I spoke to Stern and Del Deo earlier this afternoon. I didn’t realize until today that their film’s website uses that very same HE quote I mentioned earlier in the piece. I told them I had decided sometime during the early part of the Kerry campaign that Bob Shrum and Tad Devine were definitely two of the bad guys who mis-advised Kerry on just about every key issue. One said, “I don’t know if Shrum was literally the bad guy” but neither argued with the basic thesis.
We talked about the inevitability of Barack Obama and why, in my view, Hilary Clinton, if she gets the presidential nomination, will lose big-time. This will happen because the working-class bubbas hate her guts, and if you don’t get the bubbas on your side you’re dead. Stern reminded me that “political landscapes change rather suddenly at times,” and told me that after the ’04 election a major news organization took a post-Presidental election poll in Ohio and that Kerry beat Bush 57 to 43.
They said they didn’t know when …So Goes The Nation will be out on DVD, but said their film has been qualified to compete for a potential Best Feature Documentary Oscar nomination.
Bert Fields was obviously entwined with accused wiretapper Anthony Pellicano over several years, but not in any indictable way. The feds couldn’t build a solid case against him in the Pellicano wiretapping casestick and now, according to Deadline Hollywood Daily‘s Nikki Finke, Fields is “ virtually free and clear of almost every aspect of [prosecution], including the wiretapping and conspiracy accusations which prosecutors have been pursuing against Pellicano.
“This is done and over,” sources told Finke earlier today. She adds that the news “comes despite prosecutors calling at least 10 members of [Fileds’] Century City law firm Greenberg Glusker before a federal grand jury in recent weeks, as reported yesterday by The New York Times‘ Pellicano-probing duo of David Halbfinger and Alison Hope Weiner.”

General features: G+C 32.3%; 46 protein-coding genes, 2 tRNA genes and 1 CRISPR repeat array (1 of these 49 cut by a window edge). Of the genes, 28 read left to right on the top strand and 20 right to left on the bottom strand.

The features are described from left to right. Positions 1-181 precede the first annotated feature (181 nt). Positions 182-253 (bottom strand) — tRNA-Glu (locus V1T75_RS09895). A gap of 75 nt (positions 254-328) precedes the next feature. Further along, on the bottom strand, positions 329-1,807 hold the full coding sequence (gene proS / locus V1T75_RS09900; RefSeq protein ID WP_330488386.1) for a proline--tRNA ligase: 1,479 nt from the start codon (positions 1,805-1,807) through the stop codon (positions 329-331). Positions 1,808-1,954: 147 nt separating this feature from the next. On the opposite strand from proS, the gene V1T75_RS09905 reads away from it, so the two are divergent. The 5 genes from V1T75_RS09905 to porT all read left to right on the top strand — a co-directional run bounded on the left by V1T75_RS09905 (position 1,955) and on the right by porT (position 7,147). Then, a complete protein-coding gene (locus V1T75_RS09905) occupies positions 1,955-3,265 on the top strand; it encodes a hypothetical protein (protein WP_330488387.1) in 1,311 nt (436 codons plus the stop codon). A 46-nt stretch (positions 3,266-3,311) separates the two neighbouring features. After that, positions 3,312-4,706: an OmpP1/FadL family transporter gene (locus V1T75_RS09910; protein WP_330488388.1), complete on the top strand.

Another story confirming that Vaughniston is still happening …bummer. On the other hand I rented The Breakup last night and discovered to my surprise that it plays just as spritzy the second time (since seeing it last May), and maybe even better than that.
In my initial review I said “there are no laughs after the first third of The Break-up, and there’s no bouncy comic energy or pacing in any of it…but it’s not intended to deliver this stuff. It’s a decently made, reasonably mature, well-acted relation- ship drama with humorous punctuation from time to time (i.e., mostly in the early portions).”
I still didn’t “laugh” when I saw the DVD last night, but it was consistently amusing (again), well acted and never dull. Here’s a less funny recording of the first big argu- ment scene, and here’s the first post-breakup argument, which is actually funny here and there.